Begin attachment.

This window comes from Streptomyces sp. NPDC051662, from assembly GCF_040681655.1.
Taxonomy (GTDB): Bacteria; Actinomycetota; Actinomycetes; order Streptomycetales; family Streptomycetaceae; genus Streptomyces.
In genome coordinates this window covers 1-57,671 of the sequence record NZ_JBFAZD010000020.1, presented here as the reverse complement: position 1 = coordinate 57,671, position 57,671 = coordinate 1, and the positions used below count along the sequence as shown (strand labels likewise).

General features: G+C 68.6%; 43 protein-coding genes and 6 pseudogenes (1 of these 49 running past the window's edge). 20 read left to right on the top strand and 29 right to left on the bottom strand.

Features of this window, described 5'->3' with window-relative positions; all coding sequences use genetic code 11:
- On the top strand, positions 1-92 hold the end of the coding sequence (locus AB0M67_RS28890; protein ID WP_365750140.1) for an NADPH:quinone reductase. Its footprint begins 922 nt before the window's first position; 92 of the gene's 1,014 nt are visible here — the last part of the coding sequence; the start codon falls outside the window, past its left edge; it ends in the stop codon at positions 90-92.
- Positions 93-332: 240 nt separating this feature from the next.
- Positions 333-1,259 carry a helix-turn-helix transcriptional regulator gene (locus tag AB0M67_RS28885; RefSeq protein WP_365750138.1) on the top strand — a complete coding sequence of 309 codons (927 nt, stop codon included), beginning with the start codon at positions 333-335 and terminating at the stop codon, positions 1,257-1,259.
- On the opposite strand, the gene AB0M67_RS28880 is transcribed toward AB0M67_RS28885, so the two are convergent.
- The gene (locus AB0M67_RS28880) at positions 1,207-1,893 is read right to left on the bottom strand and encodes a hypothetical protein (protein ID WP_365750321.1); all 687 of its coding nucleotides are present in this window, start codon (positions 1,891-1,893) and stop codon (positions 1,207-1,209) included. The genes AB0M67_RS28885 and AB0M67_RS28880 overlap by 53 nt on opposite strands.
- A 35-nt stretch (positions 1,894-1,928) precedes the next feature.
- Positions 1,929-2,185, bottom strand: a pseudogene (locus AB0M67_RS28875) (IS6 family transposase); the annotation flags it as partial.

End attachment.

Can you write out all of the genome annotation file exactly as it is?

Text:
This window comes from Streptomyces sp. NPDC051662, from assembly GCF_040681655.1.
Taxonomy (GTDB): Bacteria; Actinomycetota; Actinomycetes; order Streptomycetales; family Streptomycetaceae; genus Streptomyces.
In genome coordinates this window covers 1-57,671 of the sequence record NZ_JBFAZD010000020.1, presented here as the reverse complement: position 1 = coordinate 57,671, position 57,671 = coordinate 1, and the positions used below count along the sequence as shown (strand labels likewise).

General features: G+C 68.6%; 43 protein-coding genes and 6 pseudogenes (1 of these 49 running past the window's edge). 20 read left to right on the top strand and 29 right to left on the bottom strand.

Features of this window, described 5'->3' with window-relative positions; all coding sequences use genetic code 11:
- On the top strand, positions 1-92 hold the end of the coding sequence (locus AB0M67_RS28890; protein ID WP_365750140.1) for an NADPH:quinone reductase. Its footprint begins 922 nt before the window's first position; 92 of the gene's 1,014 nt are visible here — the last part of the coding sequence; the start codon falls outside the window, past its left edge; it ends in the stop codon at positions 90-92.
- Positions 93-332: 240 nt separating this feature from the next.
- Positions 333-1,259 carry a helix-turn-helix transcriptional regulator gene (locus tag AB0M67_RS28885; RefSeq protein WP_365750138.1) on the top strand — a complete coding sequence of 309 codons (927 nt, stop codon included), beginning with the start codon at positions 333-335 and terminating at the stop codon, positions 1,257-1,259.
- On the opposite strand, the gene AB0M67_RS28880 is transcribed toward AB0M67_RS28885, so the two are convergent.
- The gene (locus AB0M67_RS28880) at positions 1,207-1,893 is read right to left on the bottom strand and encodes a hypothetical protein (protein ID WP_365750321.1); all 687 of its coding nucleotides are present in this window, start codon (positions 1,891-1,893) and stop codon (positions 1,207-1,209) included. The genes AB0M67_RS28885 and AB0M67_RS28880 overlap by 53 nt on opposite strands.
- A 35-nt stretch (positions 1,894-1,928) precedes the next feature.
- Positions 1,929-2,185, bottom strand: a pseudogene (locus AB0M67_RS28875) (IS6 family transposase); the annotation flags it as partial.